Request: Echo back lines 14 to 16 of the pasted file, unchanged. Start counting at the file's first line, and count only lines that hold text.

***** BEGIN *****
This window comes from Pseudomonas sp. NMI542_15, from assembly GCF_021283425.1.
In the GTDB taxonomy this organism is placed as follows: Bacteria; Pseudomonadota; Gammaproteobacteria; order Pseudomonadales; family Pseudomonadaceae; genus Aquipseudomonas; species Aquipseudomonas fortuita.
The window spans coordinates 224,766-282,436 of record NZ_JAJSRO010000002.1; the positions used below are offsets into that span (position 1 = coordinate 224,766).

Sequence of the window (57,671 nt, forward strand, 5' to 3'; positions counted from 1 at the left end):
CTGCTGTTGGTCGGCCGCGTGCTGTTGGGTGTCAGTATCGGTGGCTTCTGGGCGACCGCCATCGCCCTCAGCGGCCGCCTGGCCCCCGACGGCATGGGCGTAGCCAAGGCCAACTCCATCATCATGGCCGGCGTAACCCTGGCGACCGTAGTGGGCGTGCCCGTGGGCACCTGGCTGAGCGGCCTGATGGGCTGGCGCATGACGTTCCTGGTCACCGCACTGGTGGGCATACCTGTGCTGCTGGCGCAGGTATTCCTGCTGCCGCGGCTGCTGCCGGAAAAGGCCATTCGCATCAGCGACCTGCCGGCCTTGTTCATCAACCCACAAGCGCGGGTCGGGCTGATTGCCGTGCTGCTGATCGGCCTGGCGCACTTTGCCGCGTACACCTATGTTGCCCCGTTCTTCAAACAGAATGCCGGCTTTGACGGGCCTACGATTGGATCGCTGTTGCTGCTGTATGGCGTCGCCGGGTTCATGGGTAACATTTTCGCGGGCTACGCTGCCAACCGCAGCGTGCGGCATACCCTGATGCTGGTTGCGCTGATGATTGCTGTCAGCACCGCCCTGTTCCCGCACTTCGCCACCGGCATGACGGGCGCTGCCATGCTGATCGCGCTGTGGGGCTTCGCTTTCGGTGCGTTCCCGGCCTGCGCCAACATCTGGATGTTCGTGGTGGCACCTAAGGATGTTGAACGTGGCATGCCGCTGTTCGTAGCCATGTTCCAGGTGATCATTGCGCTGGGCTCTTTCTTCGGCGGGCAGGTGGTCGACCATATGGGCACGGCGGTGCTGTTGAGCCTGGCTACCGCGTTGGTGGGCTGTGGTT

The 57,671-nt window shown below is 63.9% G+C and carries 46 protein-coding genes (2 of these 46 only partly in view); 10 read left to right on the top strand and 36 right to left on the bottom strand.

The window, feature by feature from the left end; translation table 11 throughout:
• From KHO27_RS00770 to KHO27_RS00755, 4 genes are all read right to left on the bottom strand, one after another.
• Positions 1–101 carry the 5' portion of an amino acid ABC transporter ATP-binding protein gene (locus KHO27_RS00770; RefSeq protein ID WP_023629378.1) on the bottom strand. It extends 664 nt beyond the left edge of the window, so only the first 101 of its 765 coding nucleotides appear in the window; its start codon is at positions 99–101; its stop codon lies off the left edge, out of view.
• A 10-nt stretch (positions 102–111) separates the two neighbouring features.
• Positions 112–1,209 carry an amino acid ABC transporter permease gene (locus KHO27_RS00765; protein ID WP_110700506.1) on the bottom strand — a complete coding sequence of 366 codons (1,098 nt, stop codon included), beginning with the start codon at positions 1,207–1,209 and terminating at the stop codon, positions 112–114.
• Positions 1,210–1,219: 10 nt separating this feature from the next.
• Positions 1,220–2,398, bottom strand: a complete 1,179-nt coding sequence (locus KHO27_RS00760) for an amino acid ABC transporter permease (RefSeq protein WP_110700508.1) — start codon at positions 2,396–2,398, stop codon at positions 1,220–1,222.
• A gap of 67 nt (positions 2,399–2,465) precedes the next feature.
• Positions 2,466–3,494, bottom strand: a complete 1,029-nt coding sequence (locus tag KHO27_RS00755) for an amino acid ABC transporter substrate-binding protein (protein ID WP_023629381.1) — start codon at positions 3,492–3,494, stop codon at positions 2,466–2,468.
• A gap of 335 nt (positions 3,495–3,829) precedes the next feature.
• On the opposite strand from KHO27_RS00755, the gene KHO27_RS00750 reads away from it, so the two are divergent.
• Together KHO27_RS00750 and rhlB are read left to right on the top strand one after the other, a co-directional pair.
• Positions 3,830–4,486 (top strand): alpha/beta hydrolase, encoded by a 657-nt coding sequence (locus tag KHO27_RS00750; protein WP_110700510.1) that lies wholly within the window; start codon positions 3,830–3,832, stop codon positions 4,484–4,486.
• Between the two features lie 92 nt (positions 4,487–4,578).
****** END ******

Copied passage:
• A gap of 67 nt (positions 2,399–2,465) precedes the next feature.
• Positions 2,466–3,494, bottom strand: a complete 1,029-nt coding sequence (locus tag KHO27_RS00755) for an amino acid ABC transporter substrate-binding protein (protein ID WP_023629381.1) — start codon at positions 3,492–3,494, stop codon at positions 2,466–2,468.
• A gap of 335 nt (positions 3,495–3,829) precedes the next feature.